DOM XSS using web messages and JSON.parse


This lab uses web messaging and parses the message as JSON.

Reproduction and proof of concept

  1. Analysis:

    window.addEventListener('message', function(e) {
        var iframe = document.createElement('iframe'), ACMEplayer = {element: iframe}, d;
        try {
            d = JSON.parse(;
        } catch(e) {
        switch(d.type) {
            case "page-load":
            case "load-channel":
                ACMEplayer.element.src = d.url;
            case "player-height-changed":
       = d.width + "px";
       = d.height + "px";
    }, false);

The home page contains an event listener that listens for a web message. This event listener expects a string that is parsed using JSON.parse(). In the JavaScript, the event listener expects a type property and that the load-channel case of the switch statement changes the iframe src attribute.

IOW, when a message is received, the script creates an iframe and appends it to the current page. The message is then parsed as JSON and, depending on the message content, an action may be performed. A possible actions is loading an url contained in the message within the iframe.

See the mozilla documentation for iframe: In the lab, no checks are done on the content of the message, so it is possible to inject a JavaScript url:

    "type": "load-channel", 
    "url": "javascript:print()"
  1. Go to the exploit server and add this iframe to the body field:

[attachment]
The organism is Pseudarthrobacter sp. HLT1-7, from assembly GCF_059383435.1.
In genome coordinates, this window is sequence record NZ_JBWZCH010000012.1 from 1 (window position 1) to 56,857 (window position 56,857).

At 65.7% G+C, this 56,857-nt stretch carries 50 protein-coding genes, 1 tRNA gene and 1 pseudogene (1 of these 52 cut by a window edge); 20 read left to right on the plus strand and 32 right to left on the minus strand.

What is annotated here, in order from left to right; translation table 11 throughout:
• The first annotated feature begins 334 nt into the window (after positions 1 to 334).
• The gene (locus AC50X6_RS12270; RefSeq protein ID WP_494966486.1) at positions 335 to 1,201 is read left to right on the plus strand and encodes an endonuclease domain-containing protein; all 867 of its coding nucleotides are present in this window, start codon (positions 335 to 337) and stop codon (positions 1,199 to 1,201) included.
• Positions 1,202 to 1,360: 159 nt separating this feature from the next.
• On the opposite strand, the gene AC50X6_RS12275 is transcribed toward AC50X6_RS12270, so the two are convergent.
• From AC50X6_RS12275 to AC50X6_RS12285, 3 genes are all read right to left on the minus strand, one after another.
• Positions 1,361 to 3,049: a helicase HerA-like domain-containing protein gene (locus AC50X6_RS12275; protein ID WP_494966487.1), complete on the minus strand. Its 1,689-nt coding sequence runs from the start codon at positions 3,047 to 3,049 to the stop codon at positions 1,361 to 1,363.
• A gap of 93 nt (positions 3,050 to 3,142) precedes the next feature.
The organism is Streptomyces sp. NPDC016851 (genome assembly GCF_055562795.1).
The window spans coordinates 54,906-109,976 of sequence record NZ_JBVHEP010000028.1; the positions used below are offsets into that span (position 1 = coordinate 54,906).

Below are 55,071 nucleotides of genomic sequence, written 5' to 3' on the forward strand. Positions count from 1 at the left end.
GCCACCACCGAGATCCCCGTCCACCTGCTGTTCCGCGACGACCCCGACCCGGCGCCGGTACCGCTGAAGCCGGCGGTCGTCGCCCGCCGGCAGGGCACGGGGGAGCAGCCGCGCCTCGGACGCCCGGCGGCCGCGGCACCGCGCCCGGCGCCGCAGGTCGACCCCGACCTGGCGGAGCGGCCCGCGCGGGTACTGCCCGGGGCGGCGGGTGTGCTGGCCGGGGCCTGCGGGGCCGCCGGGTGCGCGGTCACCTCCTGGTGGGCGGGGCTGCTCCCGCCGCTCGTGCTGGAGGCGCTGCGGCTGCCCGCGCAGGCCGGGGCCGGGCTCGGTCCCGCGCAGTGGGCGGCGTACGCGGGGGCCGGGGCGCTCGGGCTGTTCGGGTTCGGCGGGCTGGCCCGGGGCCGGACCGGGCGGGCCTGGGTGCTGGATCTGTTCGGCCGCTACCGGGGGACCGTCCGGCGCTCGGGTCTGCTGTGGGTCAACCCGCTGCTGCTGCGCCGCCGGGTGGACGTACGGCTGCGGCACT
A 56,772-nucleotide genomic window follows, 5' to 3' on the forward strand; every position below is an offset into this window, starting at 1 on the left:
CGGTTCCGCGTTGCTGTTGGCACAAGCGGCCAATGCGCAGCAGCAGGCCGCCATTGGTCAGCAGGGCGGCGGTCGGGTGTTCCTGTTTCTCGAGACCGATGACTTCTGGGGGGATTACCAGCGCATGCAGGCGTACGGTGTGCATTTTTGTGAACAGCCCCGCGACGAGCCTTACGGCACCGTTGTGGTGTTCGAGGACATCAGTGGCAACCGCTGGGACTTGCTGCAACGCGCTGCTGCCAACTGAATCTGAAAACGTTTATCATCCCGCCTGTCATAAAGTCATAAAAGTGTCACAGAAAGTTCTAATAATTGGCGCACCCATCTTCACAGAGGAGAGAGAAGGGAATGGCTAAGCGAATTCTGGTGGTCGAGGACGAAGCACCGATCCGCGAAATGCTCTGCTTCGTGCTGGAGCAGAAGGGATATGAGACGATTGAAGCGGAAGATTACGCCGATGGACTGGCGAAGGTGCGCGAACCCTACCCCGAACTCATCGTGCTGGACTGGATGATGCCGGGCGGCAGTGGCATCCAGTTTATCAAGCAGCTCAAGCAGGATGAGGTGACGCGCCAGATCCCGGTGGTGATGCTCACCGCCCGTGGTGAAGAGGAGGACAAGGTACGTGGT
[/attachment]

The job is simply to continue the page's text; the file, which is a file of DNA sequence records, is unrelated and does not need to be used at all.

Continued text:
1. Store the exploit and deliver it to the victim.

When the iframe we constructed loads, the postMessage() method sends a web message to the home page with the type load-channel. The event listener receives the message and parses it using JSON.parse() before sending it to the switch.

The switch triggers the load-channel case, which assigns the url property of the message to the src attribute of the ACMEplayer.element iframe. However, in this case, the url property of the message actually contains our JavaScript payload.

As the second argument specifies that any targetOrigin is allowed for the web message, and the event handler does not contain any form of origin check, the payload is set as the src of the ACMEplayer.element iframe. The print() function is called when the victim loads the page in their browser.


An attacker needs to construct an HTML page on the exploit server that exploits this vulnerability and calls the print() function.